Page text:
LEVIN FAMILY HEALTH - Open 1st August 2023


Gary says... Prostate Cancer is one issue that Men are too shy to discuss this matter?

This content has been medically reviewed by:

Dr. Pawan Katti

M.S., M.Ch., F.MAS Urology, 13 years of experience of research

Prostate cancer is something very few men want to discuss or even acknowledge, because in part, it is having to talk about your manhood or the area of your manhood, but it can also be the most devastating health concern facing many men today if left untreated or undiagnosed.

Myth 1: Prostate cancer surgery will end your sex life and cause urine leakage.

Myth 2: Only elderly men get prostate cancer.

Myth 3: You have to start treatment right away.

Myth 4: A high PSA score means you have prostate cancer.

Myth 5: If you get prostate cancer, you’ll die of the disease.

The following article gives clear evidential information for men to make a more informed decision on what should be recognised as an easy exam that can help to alleviate misconceptions and arguments about a procedure that could save a life. As part of MENS Health today, Gary says be aware and don't be afraid.

A cancer of the prostate gland, a part of the male reproductive system. Prostate is a small walnut-shaped gland in males that produces the seminal fluid that nourishes and transports sperm. This causes blood in urine, blood in semen, painful ejaculation and erectile dysfunction.

Causes: Prostate cancer develops when the prostate cells undergo genetic changes.

Symptoms: Changes in urination, painful ejaculation, and erectile dysfunction are the main symptoms.

Diagnosis: The laboratory tests and imaging tests are recommended for screening and confirming the presence of prostate cancer.


  •    Treatable by a medical professional.

  •    Diagnosed by medical professional.

  •    Often requires lab test or imaging.

  •    Can last several years or be lifelong.

  •    Common for ages 50 and older.

  •    May be dangerous or life threatening.

  •    Family history may increase likelihood.

 Stages of prostate cancer: usually determined through the Gleason score.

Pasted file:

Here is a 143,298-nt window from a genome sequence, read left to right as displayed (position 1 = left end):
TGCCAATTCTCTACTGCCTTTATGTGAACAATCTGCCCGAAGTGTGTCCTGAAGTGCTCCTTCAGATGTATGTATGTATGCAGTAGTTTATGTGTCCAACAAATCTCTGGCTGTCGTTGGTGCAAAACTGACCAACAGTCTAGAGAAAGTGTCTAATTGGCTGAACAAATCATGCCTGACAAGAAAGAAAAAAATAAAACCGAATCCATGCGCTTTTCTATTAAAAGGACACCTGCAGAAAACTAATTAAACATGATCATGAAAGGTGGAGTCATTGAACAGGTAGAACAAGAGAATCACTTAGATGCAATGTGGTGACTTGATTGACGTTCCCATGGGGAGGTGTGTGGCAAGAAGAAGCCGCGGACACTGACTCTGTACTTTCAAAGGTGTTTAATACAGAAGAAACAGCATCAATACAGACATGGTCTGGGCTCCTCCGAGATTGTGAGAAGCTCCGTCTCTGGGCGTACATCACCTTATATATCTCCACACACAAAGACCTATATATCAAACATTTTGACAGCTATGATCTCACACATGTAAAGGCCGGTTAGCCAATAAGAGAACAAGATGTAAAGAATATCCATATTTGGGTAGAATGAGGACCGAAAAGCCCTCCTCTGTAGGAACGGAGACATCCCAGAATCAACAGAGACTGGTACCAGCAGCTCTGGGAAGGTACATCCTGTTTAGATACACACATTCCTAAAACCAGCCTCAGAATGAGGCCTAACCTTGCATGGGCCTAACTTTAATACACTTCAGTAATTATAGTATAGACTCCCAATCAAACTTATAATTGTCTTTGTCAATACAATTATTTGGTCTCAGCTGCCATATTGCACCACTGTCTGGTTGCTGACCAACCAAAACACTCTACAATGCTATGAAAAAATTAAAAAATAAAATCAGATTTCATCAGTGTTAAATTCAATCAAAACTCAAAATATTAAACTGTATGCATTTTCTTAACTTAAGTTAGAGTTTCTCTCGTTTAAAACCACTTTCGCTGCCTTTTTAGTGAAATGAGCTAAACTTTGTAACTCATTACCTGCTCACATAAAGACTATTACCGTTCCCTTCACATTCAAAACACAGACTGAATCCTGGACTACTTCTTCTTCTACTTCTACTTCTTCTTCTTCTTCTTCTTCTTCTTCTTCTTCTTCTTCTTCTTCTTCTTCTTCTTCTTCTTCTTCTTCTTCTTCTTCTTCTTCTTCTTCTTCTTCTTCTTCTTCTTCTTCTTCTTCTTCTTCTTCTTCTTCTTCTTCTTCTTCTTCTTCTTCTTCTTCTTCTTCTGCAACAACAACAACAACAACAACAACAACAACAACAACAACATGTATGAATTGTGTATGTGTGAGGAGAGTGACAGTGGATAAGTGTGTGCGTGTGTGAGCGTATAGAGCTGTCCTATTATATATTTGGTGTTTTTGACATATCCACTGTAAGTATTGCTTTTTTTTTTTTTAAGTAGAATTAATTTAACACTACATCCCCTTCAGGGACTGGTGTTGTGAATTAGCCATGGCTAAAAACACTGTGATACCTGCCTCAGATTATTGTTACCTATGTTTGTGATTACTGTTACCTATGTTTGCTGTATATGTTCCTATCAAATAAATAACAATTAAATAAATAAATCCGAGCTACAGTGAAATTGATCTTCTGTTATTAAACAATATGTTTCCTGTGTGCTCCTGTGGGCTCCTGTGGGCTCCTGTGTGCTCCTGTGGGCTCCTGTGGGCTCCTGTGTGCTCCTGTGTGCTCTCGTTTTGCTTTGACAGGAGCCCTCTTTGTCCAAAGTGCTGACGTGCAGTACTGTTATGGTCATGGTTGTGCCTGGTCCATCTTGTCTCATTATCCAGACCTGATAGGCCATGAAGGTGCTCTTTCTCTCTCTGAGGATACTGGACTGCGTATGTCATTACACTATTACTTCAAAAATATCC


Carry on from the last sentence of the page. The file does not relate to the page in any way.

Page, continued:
1.      Stage I: Early-stage cancer confined to a small area in the prostate.

      2.      Stage II: Cancer is large and involves both sides of the prostate.

      3.      Stage III: Cancer has spread to nearby organs and lymph nodes.

      4.      Stage IV: Cancer has spread to other organs of the body, including bones.


Early-stage prostate cancer may not cause any signs or symptoms. Symptoms commonly noted during the advanced stage include:

     ·        Trouble urinating

     ·        Frequent urination

     ·        Decreased force of urination

     ·        Difficulty starting or stopping urine stream

     ·        Blood in semen

     ·        Pain or discomfort in the pelvic area

     ·        Bone Pain


A prostate cell becomes cancerous due to a change in its gene. The exact cause for this change is unknown. The following are risk factors:

     ·        Advanced age

     ·        Māori / Pacific Island Men are at higher risk

     ·        Family history

     ·        Obesity


The laboratory tests and imaging tests are recommended for screening and confirming the presence of prostate cancer.

·        Digital rectal examination (DRE)

     o   Inserting a gloved finger into the rectum to check the prostate gland adjacent to it.

·        Blood test

     o   to check for prostate specific antigen (PSA).

·        Ultrasound

     o   Uses a small sized probe inserted into the rectum to obtain images of the prostate.

·        Biopsy

     o   A small sample of the prostate mass is taken for microscopic examination to assess the type and severity of cancer.


Treatments include chemotherapy, medications to stop hormone activity, radiation therapy, and surgery. These can be used alone or in combinations to treat cancer.


The complications include:

     ·        Spread of cancer to nearby organs such as urinary bladder and rectum

     ·        Spread of cancer to lymph nodes

     ·        Erectile dysfunction

     ·        Urinary incontinence


There are no definite measures to prevent prostate cancer. The risk can be reduced by following certain precautionary measures such as:

     ·        Eat a healthy diet rich in fruits and vegetables

     ·        Cut down on fatty foods

     ·        Have a regular exercise regimen

     ·        Remain physically active

     ·        Maintain a recommended weight

     ·        Avoid smoking and alcohol

Questions To Ask Your Doctor

     ·        Is the cancer in a curable stage?

     ·        Should I make any special preparations for any of the tests?

     ·        Are there any side effects to any of the treatments?

     ·        Are there any chances for the cancer to recur?